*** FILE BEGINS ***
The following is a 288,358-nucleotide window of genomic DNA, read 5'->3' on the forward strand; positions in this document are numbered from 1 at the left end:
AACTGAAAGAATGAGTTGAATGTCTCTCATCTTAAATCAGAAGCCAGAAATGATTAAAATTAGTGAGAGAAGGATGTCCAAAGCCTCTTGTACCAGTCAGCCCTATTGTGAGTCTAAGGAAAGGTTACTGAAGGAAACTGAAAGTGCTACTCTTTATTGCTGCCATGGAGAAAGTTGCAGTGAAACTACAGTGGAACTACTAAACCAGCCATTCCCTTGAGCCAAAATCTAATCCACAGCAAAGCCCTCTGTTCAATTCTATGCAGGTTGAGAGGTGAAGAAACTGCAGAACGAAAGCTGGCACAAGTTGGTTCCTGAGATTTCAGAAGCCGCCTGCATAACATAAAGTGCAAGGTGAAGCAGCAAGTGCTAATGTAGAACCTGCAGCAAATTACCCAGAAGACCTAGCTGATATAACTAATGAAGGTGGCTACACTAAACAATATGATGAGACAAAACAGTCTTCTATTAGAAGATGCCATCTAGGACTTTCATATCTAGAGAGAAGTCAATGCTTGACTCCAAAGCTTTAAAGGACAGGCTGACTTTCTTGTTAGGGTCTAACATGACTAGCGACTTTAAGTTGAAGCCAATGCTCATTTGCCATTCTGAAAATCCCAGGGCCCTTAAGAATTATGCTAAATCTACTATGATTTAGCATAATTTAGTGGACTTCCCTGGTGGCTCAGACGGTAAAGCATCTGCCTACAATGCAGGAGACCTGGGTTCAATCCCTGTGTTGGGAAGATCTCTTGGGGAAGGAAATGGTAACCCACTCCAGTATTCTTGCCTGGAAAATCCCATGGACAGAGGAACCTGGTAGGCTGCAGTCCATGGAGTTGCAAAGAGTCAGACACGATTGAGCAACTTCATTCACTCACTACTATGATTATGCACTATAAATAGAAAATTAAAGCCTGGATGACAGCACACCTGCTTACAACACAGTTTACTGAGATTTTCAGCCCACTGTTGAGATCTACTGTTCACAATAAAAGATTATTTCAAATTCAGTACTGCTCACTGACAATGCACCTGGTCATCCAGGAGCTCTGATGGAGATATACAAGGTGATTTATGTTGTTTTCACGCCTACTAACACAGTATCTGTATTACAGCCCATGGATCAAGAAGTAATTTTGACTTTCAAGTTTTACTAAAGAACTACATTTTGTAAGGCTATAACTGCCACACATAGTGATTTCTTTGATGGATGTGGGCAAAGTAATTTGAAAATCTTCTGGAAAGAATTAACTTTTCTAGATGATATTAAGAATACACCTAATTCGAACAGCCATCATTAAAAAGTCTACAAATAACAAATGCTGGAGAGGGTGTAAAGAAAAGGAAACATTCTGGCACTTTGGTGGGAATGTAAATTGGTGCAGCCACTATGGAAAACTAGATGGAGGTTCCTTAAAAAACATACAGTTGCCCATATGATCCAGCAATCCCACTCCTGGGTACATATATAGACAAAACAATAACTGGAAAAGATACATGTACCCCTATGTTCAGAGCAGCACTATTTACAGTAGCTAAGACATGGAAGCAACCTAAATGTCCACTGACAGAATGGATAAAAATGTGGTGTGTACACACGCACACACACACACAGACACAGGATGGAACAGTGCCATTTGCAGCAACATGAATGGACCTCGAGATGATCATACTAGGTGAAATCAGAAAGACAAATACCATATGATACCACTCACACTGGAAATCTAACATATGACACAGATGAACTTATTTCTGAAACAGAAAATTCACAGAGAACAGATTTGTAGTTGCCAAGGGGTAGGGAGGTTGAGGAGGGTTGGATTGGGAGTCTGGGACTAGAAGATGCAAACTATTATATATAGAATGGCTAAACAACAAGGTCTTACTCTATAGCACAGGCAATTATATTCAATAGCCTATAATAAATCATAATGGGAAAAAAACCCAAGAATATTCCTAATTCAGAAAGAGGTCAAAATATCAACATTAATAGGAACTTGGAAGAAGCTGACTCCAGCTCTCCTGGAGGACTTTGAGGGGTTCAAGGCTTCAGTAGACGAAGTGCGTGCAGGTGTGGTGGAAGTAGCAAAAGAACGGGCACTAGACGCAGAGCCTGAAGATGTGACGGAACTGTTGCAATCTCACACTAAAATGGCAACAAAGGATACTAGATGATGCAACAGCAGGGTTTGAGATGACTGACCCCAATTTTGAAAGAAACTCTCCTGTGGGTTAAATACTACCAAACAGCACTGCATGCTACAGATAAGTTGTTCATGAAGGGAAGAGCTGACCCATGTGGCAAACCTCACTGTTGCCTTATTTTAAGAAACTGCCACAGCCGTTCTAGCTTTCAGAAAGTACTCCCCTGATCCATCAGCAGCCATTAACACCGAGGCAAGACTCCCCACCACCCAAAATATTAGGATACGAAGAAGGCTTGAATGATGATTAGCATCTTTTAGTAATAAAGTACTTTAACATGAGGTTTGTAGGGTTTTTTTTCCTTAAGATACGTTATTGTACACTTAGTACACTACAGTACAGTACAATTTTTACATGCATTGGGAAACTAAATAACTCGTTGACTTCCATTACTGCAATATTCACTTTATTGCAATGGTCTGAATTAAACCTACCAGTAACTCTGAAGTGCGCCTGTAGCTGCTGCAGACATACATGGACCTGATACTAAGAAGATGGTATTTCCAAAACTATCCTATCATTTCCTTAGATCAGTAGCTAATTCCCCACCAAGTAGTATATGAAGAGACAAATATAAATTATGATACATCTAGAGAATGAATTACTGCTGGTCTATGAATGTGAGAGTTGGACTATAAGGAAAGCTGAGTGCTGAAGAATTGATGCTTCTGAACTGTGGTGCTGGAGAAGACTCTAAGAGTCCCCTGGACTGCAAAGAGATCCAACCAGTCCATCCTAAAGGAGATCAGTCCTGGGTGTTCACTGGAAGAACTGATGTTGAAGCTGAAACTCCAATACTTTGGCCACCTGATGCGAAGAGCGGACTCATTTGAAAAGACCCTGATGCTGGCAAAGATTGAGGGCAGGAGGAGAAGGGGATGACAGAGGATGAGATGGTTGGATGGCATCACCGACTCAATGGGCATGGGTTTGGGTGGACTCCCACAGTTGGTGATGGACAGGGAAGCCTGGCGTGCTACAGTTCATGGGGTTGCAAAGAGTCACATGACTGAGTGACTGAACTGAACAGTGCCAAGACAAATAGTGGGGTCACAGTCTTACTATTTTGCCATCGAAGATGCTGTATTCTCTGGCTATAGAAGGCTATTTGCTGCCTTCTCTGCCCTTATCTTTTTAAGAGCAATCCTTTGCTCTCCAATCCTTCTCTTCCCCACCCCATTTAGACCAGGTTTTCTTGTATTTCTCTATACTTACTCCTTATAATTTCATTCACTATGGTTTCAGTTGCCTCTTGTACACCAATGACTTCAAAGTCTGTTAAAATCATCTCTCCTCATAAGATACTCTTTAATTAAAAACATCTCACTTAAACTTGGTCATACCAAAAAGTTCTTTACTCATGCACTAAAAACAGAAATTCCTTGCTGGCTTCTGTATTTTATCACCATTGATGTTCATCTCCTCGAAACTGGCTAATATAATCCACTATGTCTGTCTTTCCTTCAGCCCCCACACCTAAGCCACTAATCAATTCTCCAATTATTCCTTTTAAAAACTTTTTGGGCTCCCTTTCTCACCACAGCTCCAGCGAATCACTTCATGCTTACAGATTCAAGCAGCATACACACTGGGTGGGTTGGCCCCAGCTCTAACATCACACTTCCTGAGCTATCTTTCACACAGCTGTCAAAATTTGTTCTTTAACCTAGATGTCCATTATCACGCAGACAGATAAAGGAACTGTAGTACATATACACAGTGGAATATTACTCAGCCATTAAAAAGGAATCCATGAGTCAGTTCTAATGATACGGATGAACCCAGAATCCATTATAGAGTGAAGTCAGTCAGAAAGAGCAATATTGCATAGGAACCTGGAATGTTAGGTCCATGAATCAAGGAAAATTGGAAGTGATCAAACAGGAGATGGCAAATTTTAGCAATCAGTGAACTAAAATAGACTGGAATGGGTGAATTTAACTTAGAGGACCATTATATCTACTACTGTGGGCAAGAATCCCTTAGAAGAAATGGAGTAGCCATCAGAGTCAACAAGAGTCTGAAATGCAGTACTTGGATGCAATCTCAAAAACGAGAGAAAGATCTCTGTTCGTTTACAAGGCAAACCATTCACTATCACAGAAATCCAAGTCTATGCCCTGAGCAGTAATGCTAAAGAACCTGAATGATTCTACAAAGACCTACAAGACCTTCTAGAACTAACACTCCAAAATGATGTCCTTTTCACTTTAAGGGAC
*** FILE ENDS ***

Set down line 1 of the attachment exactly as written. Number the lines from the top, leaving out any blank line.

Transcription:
The following is a 288,358-nucleotide window of genomic DNA, read 5'->3' on the forward strand; positions in this document are numbered from 1 at the left end: